When Chester Alan Arthur took the oath of office as America’s 21st President and swore to uphold the Constitution, the country’s expectations of him were low. It was September 20, 1881—exactly 140 years ago. He exceeded those expectations and, in the case of one of his twelve vetoes, he offered wisdom that puts many of today’s politicians to shame.
Outside of New York, Arthur was largely unknown in 1881. After a stint practicing law in New York City in the 1850s and ‘60s, he became an ally and political beneficiary of Roscoe Conkling, a corrupt GOP bigwig who built a sizable patronage machine by putting his friends in “civil service” positions. Arthur was fired once from his post in the New York Customs House by a US President, Rutherford B. Hayes. When Arthur was shoved onto the successful 1880 Republican ticket as the vice-presidential candidate with presidential nominee James Garfield, much of the country yawned and asked, “Chester who?”
President Garfield was shot by a disgruntled office seeker in July, only four months into his term. He died 11 weeks later, catapulting Arthur into the White House as an accidental president. He served out Garfield’s term and, in poor health, opted not to mount a vigorous campaign to win a term of his own in 1884.
If Arthur had run and won in 1884, he likely would have died in office. As it was, he passed away from Bright’s Disease in 1886 at the age of 57.
Historians these days exhibit a bias for “activist” presidents. They write a great deal—and admiringly—about the ones who expanded the State, engaged in foreign adventures, and tortured the Constitution until it confessed to powers never intended for the federal government. For the most part, Arthur didn’t travel those dead-end paths, so he gets rated as “unmemorable” and “mediocre.” But he did accomplish some good things that few ever expected of him, such as civil service reform that eroded the corrupt spoils system.
While reading through Arthur’s messages to Congress recently, I discovered that his twelve vetoes contain some excellent observations. Considering the gigantic “infrastructure” bills that are pending now in Congress, we ought to think about what President Arthur wrote when he nixed the Rivers and Harbors Act on August 1, 1882. The bill would have appropriated $19 million (that was huge in its day) “for the construction, repair, and preservation of certain works on rivers and harbors, and for other purposes.”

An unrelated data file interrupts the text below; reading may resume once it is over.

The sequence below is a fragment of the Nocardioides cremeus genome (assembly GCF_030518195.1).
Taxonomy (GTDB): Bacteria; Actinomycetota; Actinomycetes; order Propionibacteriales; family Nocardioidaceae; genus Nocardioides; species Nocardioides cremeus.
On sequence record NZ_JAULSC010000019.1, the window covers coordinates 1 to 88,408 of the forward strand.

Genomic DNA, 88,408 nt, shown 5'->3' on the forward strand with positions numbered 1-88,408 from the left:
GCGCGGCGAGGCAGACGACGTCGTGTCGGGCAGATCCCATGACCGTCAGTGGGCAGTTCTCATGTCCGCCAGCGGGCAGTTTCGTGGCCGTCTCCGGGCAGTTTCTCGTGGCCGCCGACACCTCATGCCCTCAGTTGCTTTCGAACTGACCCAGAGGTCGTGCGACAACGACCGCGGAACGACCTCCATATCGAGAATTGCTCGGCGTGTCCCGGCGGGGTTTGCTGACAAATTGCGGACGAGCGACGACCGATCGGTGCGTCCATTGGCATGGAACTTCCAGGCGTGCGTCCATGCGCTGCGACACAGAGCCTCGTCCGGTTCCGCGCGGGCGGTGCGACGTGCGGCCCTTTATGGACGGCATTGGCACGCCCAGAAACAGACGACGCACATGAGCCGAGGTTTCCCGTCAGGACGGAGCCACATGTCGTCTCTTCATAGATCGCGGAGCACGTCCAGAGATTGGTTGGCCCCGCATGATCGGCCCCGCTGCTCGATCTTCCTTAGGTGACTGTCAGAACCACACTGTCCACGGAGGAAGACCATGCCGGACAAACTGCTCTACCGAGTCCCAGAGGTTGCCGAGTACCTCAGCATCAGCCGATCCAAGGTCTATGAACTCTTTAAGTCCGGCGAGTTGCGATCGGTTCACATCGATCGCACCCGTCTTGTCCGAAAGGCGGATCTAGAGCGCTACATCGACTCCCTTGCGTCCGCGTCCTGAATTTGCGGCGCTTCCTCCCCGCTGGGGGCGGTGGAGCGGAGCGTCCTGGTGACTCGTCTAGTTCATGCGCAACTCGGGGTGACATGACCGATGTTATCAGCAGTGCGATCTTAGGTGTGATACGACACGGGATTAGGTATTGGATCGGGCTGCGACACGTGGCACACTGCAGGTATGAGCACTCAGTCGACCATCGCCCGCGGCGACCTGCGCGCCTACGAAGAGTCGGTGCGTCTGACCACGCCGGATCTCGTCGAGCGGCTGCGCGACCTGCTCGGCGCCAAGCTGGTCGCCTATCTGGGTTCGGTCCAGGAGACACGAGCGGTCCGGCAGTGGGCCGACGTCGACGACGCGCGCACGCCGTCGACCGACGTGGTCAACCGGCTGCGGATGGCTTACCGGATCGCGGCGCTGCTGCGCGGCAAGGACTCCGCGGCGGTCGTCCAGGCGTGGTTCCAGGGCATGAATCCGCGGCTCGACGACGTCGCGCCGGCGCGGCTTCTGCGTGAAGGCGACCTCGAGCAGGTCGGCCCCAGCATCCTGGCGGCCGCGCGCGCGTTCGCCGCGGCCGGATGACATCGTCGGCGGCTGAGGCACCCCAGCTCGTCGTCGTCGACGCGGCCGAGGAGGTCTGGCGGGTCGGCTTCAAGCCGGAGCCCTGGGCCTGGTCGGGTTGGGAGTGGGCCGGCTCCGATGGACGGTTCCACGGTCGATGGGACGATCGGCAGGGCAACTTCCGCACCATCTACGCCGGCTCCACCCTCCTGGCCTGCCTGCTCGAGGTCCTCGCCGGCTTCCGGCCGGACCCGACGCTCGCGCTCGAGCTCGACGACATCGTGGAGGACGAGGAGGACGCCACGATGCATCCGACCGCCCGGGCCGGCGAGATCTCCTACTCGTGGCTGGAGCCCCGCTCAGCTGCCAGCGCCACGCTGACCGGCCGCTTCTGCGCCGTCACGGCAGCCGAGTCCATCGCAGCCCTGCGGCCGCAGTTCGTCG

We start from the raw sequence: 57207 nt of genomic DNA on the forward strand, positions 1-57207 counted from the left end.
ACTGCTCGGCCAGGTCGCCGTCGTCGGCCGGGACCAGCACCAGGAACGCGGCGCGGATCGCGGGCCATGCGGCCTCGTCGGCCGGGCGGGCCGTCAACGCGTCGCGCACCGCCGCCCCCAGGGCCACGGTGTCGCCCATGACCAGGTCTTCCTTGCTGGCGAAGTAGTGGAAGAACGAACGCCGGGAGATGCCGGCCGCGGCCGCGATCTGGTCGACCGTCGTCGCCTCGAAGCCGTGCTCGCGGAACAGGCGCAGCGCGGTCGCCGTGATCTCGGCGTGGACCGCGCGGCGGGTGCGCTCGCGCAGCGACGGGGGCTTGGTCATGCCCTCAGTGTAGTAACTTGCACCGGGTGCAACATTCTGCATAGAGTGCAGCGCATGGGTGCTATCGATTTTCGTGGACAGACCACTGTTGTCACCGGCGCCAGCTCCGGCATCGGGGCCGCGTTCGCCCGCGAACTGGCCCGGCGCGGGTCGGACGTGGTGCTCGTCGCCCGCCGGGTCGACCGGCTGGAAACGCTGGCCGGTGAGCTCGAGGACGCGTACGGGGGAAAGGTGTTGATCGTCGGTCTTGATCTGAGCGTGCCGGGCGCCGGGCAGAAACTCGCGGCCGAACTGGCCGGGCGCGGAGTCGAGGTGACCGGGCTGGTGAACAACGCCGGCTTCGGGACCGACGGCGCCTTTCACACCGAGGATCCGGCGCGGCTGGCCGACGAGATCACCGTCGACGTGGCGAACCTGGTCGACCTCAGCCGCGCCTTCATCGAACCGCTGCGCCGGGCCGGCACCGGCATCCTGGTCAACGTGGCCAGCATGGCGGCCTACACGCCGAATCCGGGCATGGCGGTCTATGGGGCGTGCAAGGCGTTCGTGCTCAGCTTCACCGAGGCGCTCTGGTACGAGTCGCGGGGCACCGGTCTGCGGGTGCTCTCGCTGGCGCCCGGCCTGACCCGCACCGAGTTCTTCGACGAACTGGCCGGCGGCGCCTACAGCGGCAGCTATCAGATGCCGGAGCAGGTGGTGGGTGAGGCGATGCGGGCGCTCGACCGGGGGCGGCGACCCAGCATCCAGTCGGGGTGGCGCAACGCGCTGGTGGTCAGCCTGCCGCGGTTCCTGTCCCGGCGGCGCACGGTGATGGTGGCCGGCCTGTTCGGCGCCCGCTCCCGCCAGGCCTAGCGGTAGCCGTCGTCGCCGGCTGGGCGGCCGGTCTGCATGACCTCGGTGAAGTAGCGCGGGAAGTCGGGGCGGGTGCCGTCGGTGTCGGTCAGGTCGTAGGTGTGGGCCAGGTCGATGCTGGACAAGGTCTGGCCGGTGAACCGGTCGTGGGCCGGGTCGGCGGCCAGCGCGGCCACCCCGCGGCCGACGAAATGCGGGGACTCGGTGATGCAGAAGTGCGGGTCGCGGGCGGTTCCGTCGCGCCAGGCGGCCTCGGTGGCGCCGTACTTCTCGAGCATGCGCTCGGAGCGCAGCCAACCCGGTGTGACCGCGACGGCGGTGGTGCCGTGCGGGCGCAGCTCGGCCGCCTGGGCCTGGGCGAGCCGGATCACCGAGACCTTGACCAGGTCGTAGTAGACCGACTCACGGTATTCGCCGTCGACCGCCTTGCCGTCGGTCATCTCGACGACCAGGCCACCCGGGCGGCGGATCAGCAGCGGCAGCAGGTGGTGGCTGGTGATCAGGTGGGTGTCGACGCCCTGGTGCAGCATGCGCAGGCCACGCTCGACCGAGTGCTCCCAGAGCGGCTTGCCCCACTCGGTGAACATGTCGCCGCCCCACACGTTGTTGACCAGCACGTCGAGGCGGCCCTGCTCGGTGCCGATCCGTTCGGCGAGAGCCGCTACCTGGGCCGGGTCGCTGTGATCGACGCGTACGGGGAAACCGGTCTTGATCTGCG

Arthur noted that while some of the projects in the bill were “clearly for the general welfare and most beneficent in their character,” the rest was what we would today call shameless “pork barrel” spending. He wrote,
My principal objection to the bill is that it contains appropriations for purposes not for the common defense or general welfare, and which do not promote commerce among the States. These provisions, on the contrary, are entirely for the benefit of the particular localities in which it is proposed to make the improvements. I regard such appropriation of the public money as beyond the powers given by the Constitution to Congress and the President.
I feel the more bound to withhold my signature from the bill because of the peculiar evils which manifestly result from this infraction of the Constitution. Appropriations of this nature, to be devoted purely to local objects, tend to an increase in number and in amount. As the citizens of one State find that money, to raise which they in common with the whole country are taxed, is to be expended for local improvements in another State, they demand similar benefits for themselves, and it is not unnatural that they should seek to indemnify themselves for such use of the public funds by securing appropriations for similar improvements in their own neighborhood. Thus as the bill becomes more objectionable it secures more support. This result is invariable and necessarily follows a neglect to observe the constitutional limitations imposed upon the lawmaking power.